Then we started getting an e-mail trail from a Caltech scientist saying we misquoted Richard Feynman. But if you look on the Internet, this is the quotation that you find everywhere. We argued back this is what we found, and this is what was in his biography. So to prove his point, he sent a picture of Feynman's blackboard with the original quotation, and it was, "What I cannot create, I do not understand." I think it's a much better quotation, and we've gone back to correct the DNA code so that Feynman can rest much more peacefully.
All living cells that we know of on this planet are DNA software driven biological machines comprised of hundreds to thousands of protein robots coded for by the DNA software. The protein robots carry out precise biochemical functions developed by billions of years of evolutionary software changes.
Science can go much further now, and there is an exciting paper out of Stanford with a team led by Markus Covert and that included John Glass from my institute using the work on the mycoplasma cell to do the first complete mathematical modeling of a cell. But this is coming out in Cell next week. It's going to be an exciting paper. We can go from the digital code to the genetic code, and now modeling the entire function of the cell in a computer, going the complete digital circle. We are going even further now, by using computer software to design new DNA software to create a new synthetic life.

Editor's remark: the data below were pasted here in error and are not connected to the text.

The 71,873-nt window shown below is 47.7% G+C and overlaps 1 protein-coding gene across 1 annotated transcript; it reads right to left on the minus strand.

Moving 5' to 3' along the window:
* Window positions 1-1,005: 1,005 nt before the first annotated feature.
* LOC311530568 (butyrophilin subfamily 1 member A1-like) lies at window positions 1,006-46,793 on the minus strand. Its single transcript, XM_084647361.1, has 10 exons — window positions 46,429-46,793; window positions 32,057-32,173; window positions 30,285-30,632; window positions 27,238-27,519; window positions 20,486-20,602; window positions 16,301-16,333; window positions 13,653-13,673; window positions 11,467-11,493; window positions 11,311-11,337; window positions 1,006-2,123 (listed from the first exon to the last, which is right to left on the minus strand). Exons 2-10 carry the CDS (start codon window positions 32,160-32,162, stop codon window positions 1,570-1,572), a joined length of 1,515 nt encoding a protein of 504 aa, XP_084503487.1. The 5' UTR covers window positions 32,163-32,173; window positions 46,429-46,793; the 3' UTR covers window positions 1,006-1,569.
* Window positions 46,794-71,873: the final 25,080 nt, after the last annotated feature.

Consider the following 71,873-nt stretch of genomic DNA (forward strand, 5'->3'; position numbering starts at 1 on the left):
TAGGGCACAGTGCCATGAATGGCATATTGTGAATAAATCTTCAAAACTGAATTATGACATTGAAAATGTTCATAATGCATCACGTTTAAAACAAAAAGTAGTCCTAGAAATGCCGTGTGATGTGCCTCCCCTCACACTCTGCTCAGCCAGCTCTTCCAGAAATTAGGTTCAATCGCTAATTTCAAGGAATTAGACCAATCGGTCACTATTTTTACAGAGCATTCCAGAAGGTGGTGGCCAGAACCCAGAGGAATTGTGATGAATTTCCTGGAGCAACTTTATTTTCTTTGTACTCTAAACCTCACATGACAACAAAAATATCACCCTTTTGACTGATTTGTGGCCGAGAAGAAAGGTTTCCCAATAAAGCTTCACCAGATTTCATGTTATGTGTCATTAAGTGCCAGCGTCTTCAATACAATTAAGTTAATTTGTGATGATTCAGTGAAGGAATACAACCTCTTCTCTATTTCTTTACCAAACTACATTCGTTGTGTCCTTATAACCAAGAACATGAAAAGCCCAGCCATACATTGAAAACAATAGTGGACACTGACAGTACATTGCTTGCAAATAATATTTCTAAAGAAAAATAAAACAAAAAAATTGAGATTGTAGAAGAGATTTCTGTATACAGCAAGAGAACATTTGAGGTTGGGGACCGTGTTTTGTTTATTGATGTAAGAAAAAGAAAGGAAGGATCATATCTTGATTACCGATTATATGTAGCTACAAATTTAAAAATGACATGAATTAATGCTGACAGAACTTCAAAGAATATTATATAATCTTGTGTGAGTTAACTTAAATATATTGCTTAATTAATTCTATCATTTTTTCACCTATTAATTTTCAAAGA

I hope it is becoming clear that all living cells that we know of on this planet are DNA software driven biological machines comprised of hundreds to thousands of protein robots coded for by the DNA software. The protein robots carry out precise biochemical functions developed by billions of years of evolutionary software changes. The software codes for the linear protein sequence, which in turn determines the rate of folding as well as the final 3-dimensional structure and function of the protein robot. The primary sequence determines the stability of the protein and therefore its dynamic regulation in the cell. By making a copy of the DNA software, cells have the ability to self-replicate. All these processes require energy. From all the genomes we have sequenced we have seen that there is a range of mechanisms for the generation of cellular energy molecules through a process we call metabolism. Some cells are able to transport sugars across the membrane into the cell and by some now well defined enzymatic processes capture the chemical energy in the sugar molecule and to supply it to the required cellular processes. Other cells such as the autotroph Methanococcus jannaschii use only inorganic chemicals to make every molecule in the cell while providing the cellular energy. These cells do this by a series of proteins that convert carbon dioxide into methane to generate cellular energy molecules and to provide the carbon to make proteins. These processes are all coded for in the genetic code.